I once accidentally found myself in a particularly trying calculus class. (We are talking about in the middle of kutara hee’sab temariees complete with designer pocket protectors. Yalderese gud yale meslohal…) Anyway, in between bewilderment about why in God’s name anyone would want to do calculus, I picked up on something. Here were these people, hulet hamoos away from an advanced degree in math (and reality, if you want my opinion) and after all those classes they were back to analyzing the "plus sign", and the basic concept of addition!!! That was what the whole class was about: the concept of addition!!! Hello and zeraf, ye- logarithm ashker! Didn’t Mr. Lewis cover this in third grade? Y’know. You take one apple. You get another (or if you are a gulbetagna Derge-biTay, you nationalize another), and how many you got now, l’il Johnny? (Take the abacus out.)
You see my point? Of course you don’t. We start off with an assumption that 1+1=2. We know that. Been told that since Memihir Gebre Matios mekorkom-ed and told us that. Then we go through life trying to find out why 1+1=2. (That’s the self-searching, exorcising past demons, cathartic, finding yourself part of life we all go through.) And after all of that ostentation and TimQet, what do we find? 1+1 still equals 2. (As they say, "Lifa yalew, a’nd enCHet yasral." ) Meaning, in the end, as the book said, all we ever needed to know, we learnt in kindergarten. (Be that at Agazian or Jack and Jill.) In the end, one plus one is still two. It is simple. But to see and appreciate that simplicity, we do have to go through a lot of calculus classes. And designer pocket protectors.
With that, I end my misTir tintena.
Wede Qum neger… I am still irked that you, a niTir Etyopiyawi , drink Vanilla–flavored coffee. And you complain about your stomach lining corroding?? Yebelih!
OK. Here’s something that might lead the way to our erq. Have you tried getting coffee at Starbucks these days? I went there to buy half a pound of Harer coffee. Innocuous enough, even for the arriviste. There behind the counter is a tongue-pierced, eye lid-pierced high priestess of Metalica. The barrista. (I think I know her from my CBGB, Hüsker Dü days in NYC.) Not a good start.
"May I have half a pound of un-pierced Harer coffee?’
"Sure." [Sounded like ‘Shhhooourrre’, what with her ye-milass werQ madaleT-ing her tongue, and making her lisp.)
"Er, to go."
"Sure. Whole bean or ground?"
"Fine or coarse?"
"Huh?… Fine, I suppose."
"For a drip or a cone?"
"I … think… drip…" [Said with eyes narrowed.]
"Paper drip or filter?"
"Waaaa? Are we still talking about coffee?? The stuff I need to have a civil conversation in the morning?? Just gimme that, you freak. My people have been drinking this stuff for 2000 years. I don’t need no eye-browless , satan’s step-child to tell me how I need to drink this. Ere weigij!"
Well, I didn’t say all that, but I did give her the annoyed-and-charmingly-chagrined arriviste look illustrated on page 204 in my guidebook. I’m glad it ended there without us going onto my mother’s maiden name, my date of birth and instructions on how to brew coffee. Can you imagine this scenario back home? As you sit in your gorebayt’s mad bet…"Ebakish, yene konjo… yenen buna behayle atiwQetiCHiw. I want coarse beans. And please, can you use the wood muQeCHa and not the b’ret?"
The scary thing is when I find myself in the unenviable and precarious position of being the resident amarigna liQ when I am around a few friends who have not yet been welcomed back to the fold by the agelabTo sami, amed-lie tegni "Enkwan dehna meTu" committee. You might think I rejoice in these moments, rare as they are. But I do not. My sense of triumph is always tempered by the fact that I still need to read Solomon Derressa’s lines twice and sometimes thrice. I still scratch my head at some of the prose in Haile-Melekot Mewael’s "Goon-goon". And I am far from memorizing Tsegaye Gebre Medhin’s "Ye Tewodros sinibit ke Meqdela". It just makes me wince at how much longer my trip back truly is. I hope the in-flight movie is good.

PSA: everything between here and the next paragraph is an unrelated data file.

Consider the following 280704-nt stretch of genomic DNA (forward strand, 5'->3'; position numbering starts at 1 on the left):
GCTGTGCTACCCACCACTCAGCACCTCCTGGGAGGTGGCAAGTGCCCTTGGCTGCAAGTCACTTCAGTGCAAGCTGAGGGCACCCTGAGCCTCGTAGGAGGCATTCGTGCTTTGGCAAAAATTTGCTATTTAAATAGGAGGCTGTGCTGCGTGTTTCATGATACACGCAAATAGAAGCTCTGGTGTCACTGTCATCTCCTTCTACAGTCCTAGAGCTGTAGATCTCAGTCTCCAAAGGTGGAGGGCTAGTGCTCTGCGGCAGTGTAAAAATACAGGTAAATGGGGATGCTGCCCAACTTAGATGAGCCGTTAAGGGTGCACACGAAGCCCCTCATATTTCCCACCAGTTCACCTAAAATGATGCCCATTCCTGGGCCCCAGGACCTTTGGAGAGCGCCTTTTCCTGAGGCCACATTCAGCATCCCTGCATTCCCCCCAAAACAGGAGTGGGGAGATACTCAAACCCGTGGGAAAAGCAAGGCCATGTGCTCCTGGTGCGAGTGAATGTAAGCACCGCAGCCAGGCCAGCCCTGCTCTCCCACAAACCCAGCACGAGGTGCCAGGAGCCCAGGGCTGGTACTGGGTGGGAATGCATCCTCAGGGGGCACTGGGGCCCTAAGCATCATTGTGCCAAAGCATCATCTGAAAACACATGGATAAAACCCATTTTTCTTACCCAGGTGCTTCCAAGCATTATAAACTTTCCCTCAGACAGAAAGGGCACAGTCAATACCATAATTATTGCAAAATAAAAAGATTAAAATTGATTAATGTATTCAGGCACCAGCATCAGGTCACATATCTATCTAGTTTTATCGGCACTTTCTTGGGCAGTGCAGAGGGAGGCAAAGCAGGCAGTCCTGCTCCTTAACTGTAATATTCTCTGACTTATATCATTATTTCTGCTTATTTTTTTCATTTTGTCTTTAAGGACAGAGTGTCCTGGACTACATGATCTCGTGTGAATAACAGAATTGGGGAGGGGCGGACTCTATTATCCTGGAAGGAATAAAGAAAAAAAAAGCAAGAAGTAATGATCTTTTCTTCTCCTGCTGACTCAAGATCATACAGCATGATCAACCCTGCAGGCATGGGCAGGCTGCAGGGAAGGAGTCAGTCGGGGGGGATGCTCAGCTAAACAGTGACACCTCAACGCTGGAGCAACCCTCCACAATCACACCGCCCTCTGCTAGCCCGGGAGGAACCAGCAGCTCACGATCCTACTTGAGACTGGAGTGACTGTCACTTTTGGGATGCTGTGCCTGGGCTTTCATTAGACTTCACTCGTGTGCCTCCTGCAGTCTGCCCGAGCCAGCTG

And so, here we are, my esteemed Life Diaries partner. Our enkiya selamtiya sadly hath come to an end. You were very uncooperative about finding a common enemy to manquashesh. If you had, we would be holding hands and singing "Kumbaya" right at this moment. Can’t tell you how much I enjoyed this even as I put another bandage over my yeteTalTe gerba courtesy of your acerbic girfia. But they are wounds I am proud to display. You know, it just might be at your feet that I end up sprinkling those damn rose petals. No bunions or simuni yemiyasholiku sinTiQs in your feet, I hope. But sprinkle, I shall. And with awe.
What the hell… I’m going to start singing Kumbaya solo. If you want, join me. I’m the one with the stretched arm.
What can I say. It’s been real.
Subject: Chereqa Dinbul Boqa...
Taytu!... I beg you for the sake of my tear-washed, short-circuited keyboard... for the sake of my nifT-soaked meharreb... Stop this anjet meblat! [And, no. It’s not becuz your 1+1 = 2 analysis is all too complicated for me.]
The last time I sat and cried over my keyboard like this was when I ran into that Bati music page online. I locked myself in the office for five days straight... playing, and replaying, and re-goddamned-playing Kassa Tessema, all the while cursing the web master, yet coming back for more. Kuribish, I’m getting soft... I’ve hung on the blender’s blade for one too many cycles... and, my God, here I come crashing down to the middle... hug me please.
The silly, fresh, uninitiated-into-pop-culture guy that I am, I thought Kumbaya was some kinda chant accompaniment to a certain toasting ceremony involving the shai kubayas that sustained us through so many early morning hand-holding treks to Qes Timirt-bet. So, yene Taytu, you’re on your own on the dance... and I’ll be on my own on the aqaqeer...